By continuing to justify and embrace this failed policy, McCain can only promise more war, more polarization, and more extremism. In the end, his formula for the future is more of what was tried and tested in the past and found wanting.

Nevertheless, the AIPAC audience cheered.

Next up was Barack Obama, whose speech generated interest because hard-line supporters of Israel have been critical of him. He is, to them, an unknown commodity with questionable ties. Progressive Jews (and Arab Americans) have, on the other hand, found Obama appealing both because of his messages of hope and change and, specifically, because of comments he has made indicating openness to a more nuanced discussion of Arab-Israeli peace-making. For example, there were his comments to Jewish leaders in Cleveland on February 24th, where he rejected identifying being pro-Israel with "adopting an unwaveringly pro-Likud view of Israel," and his statement to a Jewish reporter that "in order to make progress in Arab-Israeli talks…both sides should be held accountable to previous agreements."

For the most part, Obama’s AIPAC speech pushed all the "right" buttons for his audience. It included a personal narrative that connected his story with that of the Jewish people, and the larger narrative of the historic bonds between the African American and American Jewish communities.

In addressing matters of foreign policy, Obama did his fair share of genuflecting, which is expected before an AIPAC audience that insists upon such displays. But, on the whole, Obama’s speech was less troubling than many others delivered before the group.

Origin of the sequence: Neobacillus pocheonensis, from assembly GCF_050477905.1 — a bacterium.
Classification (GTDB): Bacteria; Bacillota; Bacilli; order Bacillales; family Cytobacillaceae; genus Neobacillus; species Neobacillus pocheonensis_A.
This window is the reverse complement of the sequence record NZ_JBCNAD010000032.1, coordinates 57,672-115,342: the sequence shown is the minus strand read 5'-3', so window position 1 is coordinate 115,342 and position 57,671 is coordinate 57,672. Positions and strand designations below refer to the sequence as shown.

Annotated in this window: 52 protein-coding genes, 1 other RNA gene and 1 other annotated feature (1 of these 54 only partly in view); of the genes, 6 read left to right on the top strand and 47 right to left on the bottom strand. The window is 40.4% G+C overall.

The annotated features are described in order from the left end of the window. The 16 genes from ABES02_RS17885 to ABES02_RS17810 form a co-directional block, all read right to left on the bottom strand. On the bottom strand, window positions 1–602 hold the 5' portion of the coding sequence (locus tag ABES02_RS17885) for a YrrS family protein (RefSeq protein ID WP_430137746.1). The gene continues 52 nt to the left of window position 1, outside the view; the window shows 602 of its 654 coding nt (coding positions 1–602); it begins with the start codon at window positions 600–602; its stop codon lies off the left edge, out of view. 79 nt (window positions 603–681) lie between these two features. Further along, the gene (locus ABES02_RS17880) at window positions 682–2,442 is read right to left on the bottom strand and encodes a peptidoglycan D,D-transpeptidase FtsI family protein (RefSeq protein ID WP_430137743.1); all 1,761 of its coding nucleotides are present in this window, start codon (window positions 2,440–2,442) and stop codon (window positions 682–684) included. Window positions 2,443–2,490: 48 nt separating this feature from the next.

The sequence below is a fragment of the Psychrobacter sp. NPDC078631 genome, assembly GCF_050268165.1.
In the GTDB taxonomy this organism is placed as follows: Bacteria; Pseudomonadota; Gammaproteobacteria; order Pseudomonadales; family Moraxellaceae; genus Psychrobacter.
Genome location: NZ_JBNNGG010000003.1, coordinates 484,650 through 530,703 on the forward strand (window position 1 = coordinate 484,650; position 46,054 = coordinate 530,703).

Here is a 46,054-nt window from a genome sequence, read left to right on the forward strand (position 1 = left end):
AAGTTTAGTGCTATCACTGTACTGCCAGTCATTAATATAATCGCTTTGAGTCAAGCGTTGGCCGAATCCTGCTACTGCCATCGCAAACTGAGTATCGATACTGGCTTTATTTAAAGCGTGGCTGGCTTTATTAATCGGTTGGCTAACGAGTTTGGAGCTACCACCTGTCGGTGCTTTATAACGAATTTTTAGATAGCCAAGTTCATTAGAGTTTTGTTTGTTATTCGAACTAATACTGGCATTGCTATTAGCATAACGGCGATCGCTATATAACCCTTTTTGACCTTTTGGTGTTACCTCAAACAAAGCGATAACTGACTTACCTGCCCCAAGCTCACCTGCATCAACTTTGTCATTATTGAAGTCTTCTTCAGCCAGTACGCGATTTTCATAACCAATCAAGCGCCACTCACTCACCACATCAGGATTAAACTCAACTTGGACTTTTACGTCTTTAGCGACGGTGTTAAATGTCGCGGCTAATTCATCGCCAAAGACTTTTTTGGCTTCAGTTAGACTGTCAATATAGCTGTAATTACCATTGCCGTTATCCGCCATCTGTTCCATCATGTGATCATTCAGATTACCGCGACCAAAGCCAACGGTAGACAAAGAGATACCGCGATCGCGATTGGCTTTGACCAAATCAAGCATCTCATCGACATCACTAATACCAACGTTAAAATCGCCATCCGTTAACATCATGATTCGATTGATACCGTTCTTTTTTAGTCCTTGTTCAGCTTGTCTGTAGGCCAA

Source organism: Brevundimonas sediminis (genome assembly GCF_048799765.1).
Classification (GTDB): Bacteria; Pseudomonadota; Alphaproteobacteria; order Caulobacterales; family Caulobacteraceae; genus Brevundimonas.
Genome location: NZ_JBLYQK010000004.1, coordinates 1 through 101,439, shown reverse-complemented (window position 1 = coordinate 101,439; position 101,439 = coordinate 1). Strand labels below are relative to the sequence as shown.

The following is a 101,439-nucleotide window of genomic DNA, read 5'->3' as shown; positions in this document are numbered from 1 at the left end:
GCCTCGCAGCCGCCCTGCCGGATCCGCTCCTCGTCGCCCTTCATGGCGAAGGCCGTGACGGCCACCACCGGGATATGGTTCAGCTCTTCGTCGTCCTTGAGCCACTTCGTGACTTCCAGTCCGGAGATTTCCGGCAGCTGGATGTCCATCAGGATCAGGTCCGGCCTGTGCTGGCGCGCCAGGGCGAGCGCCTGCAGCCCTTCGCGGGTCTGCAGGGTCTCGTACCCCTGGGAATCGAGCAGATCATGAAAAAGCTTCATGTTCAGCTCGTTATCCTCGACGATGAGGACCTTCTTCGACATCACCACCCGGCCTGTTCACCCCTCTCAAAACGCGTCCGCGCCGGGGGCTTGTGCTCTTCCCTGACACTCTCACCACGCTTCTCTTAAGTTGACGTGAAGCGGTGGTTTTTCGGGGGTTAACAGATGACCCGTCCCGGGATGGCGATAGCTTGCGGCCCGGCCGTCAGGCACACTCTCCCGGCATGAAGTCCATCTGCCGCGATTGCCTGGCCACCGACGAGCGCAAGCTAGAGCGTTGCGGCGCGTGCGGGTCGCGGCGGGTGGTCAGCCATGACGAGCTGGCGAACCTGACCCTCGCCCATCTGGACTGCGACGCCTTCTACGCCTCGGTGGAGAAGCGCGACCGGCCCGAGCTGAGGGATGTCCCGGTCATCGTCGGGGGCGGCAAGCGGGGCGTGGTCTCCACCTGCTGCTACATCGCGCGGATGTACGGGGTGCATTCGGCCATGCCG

He was tough on Iran, but correctly took on John McCain’s refusal to recognize the central role the debacle in Iraq has played in destabilizing the Middle East, and emboldening Iran and extremism. He repeatedly emphasized the need for principled diplomacy as the way to move forward. He contrasted his commitment to peace-making with the neglect of the Bush Administration by pledging active involvement in the search for peace between Israel and the Palestinians, and Israel and Syria, and noting the responsibilities of all parties in the Middle East to contribute to that process. He specifically called on Israel to "take appropriate steps – consistent with its security – to ease the freedom of movement for Palestinians, improve economic conditions in the West Bank, and to refrain from building new settlements." He urged support for Palestinian President Abbas and Prime Minister Fayyad, and emphasized that "Palestinians need a state that is contiguous and cohesive, and that allows them to prosper."

Obama also included a deeply troubling reference to Jerusalem which he said "will remain the capital of Israel, and it must remain undivided." An Obama advisor, however, later clarified, insisting that there was nothing in this position that should be seen as prejudicing the final status of Jerusalem or precluding the Palestinians from also having their capital in a "shared" city.

Better than McCain? Yes. And clearly more thoughtful than his predecessors. Still, the AIPAC audience cheered, revealing a strange ambivalence that exists even among members of this hard-line of this pro-Israel group: cheering McCain’s support for more war in Iraq and Obama’s call for and end to the war; and McCain’s mockery of diplomacy and Obama’s emphasis on negotiations. Strange and depressing, but still interesting.